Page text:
Planning for long term care continued…
Planning for long term care
As the baby boomer generation gets older, there is going to be an increased need for attorneys that specifically work in the area of estate planning for long term care. If you or a loved one is getting to the age of 55 or older, it is time to start seriously considering an exit strategy. There are several questions you need to ask yourself:
1) Are you prepared in the event you need long term care?
2) Are you prepared in the event your spouse needs long term care? (Keeping in mind that medical facilities and nursing homes can come after you for the medical bills of your spouse- see blog posting from September 2, 2011.)
3) Do you have a succession plan for your business?
4) Will members of your family have the ability to pay off the family owned business if something were to happen to you?
5) If you don’t have a spouse, children, parents, siblings, or grandparents that are still alive, do you have a will in place that specifies who will be the executor and beneficiary of your estate?
6) Even if you do have the above family members, do you wish your estate to pass in a way different from the laws of intestacy? If so, do you have a will?
If you are unsure about the answers to any of these questions, or if you answered “no” to any of the above questions, I would be happy to discuss your specific needs in a free consultation.
Top 10 Videos Of 2015 Probate Law: What happens if the executor of a will fails to perform his or her fiduciary duty?
In this video series, Tibbs Law Office is reviewing their top 10 videos of 2015, continuing with number 3, “What happens if the executor of a will fails to perform his or her fiduciary duty?”
For more online sources on this and similar topics, please visit our firm youtube channel at:
Tibbs Law Office, LLC
1329 East Kemper Rd. #4230
Cincinnati, OH 45246
I got into probate practice on accident. It all started when I worked for my previous employer as a law clerk (after I had taken the bar but before I had received my results). Our firm had received a telephone call from a client/investor. Our client had an investment property and the person staying in the property had passed away. Our client needed us to somehow get the property released from administration so that our client could re-rent the property without having to foreclose (actually, you have to open probate to foreclose but that is a long, complicated story. He definitely did not want to foreclose if he could avoid it).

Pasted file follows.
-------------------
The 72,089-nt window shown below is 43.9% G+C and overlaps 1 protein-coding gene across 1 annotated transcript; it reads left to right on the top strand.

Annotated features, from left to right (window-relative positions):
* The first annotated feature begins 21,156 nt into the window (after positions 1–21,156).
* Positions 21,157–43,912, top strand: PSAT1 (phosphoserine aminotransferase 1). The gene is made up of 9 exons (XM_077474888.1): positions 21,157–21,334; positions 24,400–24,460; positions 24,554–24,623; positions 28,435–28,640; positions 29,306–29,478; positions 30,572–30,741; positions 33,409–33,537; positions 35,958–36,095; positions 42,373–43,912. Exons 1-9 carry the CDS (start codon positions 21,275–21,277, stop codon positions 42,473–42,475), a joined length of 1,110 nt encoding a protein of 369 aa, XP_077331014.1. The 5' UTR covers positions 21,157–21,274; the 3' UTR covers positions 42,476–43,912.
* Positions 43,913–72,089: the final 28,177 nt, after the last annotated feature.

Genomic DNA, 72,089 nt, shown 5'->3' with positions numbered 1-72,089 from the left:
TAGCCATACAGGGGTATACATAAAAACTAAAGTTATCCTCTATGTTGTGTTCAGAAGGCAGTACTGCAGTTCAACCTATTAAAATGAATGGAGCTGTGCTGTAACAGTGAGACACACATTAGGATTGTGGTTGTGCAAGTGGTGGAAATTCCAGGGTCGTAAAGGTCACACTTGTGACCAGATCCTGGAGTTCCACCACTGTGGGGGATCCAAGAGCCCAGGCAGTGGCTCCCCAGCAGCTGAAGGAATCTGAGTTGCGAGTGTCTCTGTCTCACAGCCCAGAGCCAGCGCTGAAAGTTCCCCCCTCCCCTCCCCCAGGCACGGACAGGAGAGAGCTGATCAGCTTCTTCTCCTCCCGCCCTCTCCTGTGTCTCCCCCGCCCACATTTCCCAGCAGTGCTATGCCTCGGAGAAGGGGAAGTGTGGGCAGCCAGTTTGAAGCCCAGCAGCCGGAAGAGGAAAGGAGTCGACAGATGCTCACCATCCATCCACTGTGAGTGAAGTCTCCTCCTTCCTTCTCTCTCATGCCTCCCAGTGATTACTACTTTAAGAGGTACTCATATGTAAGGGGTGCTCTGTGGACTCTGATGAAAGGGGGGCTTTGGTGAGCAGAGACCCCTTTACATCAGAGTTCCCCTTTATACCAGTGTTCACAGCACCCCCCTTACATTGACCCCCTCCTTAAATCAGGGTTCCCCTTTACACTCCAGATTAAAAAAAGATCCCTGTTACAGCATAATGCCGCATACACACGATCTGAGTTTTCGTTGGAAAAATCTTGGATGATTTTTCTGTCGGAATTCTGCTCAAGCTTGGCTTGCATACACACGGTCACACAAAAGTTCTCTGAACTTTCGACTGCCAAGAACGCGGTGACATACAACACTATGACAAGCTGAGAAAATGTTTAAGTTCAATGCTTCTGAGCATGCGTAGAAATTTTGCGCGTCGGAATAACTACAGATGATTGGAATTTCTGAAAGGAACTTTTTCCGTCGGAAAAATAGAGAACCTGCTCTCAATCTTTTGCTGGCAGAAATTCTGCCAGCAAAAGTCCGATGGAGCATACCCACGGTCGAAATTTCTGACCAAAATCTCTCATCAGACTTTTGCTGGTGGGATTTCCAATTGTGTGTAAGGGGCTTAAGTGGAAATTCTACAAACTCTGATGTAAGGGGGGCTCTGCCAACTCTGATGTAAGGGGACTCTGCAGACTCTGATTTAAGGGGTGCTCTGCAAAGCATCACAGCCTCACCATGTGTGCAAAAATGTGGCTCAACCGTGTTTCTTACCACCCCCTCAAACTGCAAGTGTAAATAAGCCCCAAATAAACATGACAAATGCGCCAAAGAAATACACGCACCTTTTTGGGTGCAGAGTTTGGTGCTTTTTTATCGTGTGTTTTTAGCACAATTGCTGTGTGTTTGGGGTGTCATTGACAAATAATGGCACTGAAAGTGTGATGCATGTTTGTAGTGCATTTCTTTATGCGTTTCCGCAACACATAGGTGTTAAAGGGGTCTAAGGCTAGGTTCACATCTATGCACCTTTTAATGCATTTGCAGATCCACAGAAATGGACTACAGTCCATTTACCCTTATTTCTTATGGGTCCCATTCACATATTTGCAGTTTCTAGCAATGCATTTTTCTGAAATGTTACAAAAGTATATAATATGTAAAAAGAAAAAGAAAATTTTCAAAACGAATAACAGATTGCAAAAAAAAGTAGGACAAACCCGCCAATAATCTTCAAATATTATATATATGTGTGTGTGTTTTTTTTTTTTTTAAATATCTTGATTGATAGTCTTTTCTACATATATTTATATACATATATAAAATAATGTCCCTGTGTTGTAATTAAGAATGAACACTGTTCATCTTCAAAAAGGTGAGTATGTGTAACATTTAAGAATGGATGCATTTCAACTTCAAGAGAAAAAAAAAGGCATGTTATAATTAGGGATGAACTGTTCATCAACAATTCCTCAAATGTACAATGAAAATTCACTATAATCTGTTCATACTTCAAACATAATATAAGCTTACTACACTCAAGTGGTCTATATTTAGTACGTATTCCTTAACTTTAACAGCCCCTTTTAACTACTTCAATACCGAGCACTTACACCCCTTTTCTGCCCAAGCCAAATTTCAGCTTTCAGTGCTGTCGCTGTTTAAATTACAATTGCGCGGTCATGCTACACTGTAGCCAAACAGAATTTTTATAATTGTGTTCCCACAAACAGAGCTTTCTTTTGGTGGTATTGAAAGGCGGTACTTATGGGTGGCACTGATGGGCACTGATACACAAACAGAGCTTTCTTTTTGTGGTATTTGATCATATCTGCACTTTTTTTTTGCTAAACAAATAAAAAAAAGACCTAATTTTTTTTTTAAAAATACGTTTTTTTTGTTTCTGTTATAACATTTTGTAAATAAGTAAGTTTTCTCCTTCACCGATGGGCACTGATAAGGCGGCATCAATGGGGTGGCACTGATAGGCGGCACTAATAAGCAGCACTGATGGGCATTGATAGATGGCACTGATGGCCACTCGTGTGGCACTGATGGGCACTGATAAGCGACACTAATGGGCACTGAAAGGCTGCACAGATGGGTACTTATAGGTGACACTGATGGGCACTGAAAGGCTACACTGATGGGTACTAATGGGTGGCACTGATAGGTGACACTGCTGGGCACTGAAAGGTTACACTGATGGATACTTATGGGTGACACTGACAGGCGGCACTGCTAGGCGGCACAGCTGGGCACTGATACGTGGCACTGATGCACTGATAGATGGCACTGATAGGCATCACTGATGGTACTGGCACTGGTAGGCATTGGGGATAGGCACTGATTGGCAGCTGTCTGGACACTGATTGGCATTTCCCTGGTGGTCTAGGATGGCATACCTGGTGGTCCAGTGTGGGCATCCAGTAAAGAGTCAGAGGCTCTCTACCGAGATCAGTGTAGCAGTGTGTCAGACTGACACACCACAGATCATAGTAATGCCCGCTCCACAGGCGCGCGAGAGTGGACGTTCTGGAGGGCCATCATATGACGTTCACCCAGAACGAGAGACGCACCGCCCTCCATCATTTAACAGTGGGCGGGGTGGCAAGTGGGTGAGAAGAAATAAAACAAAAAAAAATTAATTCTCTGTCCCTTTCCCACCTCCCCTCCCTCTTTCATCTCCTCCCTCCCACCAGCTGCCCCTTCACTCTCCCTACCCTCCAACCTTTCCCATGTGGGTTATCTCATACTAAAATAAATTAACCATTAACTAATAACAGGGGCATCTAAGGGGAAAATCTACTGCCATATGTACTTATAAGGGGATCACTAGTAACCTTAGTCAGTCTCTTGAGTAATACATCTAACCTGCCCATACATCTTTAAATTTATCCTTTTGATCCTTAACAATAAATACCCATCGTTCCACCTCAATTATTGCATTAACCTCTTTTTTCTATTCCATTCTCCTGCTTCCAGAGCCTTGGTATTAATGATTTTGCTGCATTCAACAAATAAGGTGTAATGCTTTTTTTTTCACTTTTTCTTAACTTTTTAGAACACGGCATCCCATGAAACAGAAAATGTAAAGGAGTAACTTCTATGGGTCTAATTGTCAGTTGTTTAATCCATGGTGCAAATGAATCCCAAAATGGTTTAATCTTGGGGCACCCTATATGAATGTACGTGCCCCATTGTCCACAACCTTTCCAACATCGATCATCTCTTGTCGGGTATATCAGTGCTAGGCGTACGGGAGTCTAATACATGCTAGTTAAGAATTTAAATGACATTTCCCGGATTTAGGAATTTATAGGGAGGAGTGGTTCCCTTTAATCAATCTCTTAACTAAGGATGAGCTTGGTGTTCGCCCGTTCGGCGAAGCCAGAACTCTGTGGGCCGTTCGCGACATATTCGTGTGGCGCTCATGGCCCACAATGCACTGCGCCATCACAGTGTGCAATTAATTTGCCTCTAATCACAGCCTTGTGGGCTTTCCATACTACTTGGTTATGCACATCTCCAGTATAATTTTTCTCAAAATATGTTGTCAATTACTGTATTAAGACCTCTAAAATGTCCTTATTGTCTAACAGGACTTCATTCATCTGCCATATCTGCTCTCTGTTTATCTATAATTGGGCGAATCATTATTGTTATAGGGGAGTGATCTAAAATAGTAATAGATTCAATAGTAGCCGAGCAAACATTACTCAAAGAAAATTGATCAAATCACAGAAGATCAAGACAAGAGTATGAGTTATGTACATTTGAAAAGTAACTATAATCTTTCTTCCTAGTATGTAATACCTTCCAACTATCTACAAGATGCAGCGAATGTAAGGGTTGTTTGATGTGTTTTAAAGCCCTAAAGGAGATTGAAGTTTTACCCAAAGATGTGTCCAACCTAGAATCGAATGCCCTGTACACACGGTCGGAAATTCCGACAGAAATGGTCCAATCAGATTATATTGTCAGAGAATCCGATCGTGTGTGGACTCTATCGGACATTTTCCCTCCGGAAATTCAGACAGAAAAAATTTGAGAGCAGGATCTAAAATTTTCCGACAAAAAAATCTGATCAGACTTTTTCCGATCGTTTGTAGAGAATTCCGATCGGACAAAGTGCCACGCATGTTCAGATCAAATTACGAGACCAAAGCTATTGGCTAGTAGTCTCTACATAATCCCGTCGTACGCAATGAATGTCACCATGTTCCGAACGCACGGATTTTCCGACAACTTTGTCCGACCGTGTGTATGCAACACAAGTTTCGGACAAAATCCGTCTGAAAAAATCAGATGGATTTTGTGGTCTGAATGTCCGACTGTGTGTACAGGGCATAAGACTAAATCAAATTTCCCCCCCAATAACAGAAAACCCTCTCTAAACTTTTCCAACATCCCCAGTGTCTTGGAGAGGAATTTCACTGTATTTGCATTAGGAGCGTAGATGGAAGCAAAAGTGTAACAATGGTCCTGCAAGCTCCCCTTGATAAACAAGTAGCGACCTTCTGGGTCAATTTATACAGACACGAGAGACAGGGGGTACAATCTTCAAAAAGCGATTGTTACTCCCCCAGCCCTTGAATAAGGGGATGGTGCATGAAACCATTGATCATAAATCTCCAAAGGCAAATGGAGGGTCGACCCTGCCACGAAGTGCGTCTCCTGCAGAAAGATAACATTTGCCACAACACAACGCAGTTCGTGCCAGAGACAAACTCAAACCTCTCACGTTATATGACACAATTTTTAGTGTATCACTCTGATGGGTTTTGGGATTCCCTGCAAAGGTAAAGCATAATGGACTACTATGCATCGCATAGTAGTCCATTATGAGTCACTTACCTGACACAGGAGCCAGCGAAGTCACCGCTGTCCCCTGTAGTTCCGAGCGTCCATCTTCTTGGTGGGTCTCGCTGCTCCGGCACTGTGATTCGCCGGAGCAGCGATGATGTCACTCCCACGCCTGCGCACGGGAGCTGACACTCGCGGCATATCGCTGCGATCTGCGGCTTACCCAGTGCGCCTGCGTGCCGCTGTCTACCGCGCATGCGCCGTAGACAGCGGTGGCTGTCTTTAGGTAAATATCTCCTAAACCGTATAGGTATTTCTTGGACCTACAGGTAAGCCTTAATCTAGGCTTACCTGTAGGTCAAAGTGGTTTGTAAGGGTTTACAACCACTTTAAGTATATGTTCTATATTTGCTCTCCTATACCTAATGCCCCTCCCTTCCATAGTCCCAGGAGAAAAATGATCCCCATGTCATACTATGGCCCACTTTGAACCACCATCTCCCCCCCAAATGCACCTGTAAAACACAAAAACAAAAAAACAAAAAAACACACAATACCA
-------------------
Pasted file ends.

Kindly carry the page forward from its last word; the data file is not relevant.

Since working on that case (and since receiving my license) I have worked on several similar cases, I have administered several estates and now my firm is expanding into estate planning. A very common question that I am asked (usually from financial advisors) is about retirement accounts and probate. People want to know the following: if they set up their retirement account to transfer on death to the designated beneficiaries, will the beneficiaries still have to pay “probate fees and taxes” on that money?
If a retirement account is set up to transfer on death, that money is still taken into consideration for federal and state estate tax purposes. However, setting up the account so that it transfers on death, still keeps a considerable amount of money in the beneficiaries’ pockets. Attorneys fees are generally calculated as a percentage of the probated and non-probated estate. The percentage paid for non-probated property is much lower than for probated assets because the amount of legal work required to liquidate and distribute non-probated assets is much less. In addition, the fiduciary of the estate gets paid according to a percentage of the probated and non-probated assets. By keeping large accounts outside of probate, you are paying less to the attorneys and the fiduciary.
Transfer on death designations keep money in the family in other miscellaneous ways as well. Less paperwork will be required for filing, which saves the family money because probate courts generally charge per page. Also, if a bond is required, the bond will cost less. Bonds are required to be secured for double the amount of the probated assets; the more in probated assets, the more the bond will cost.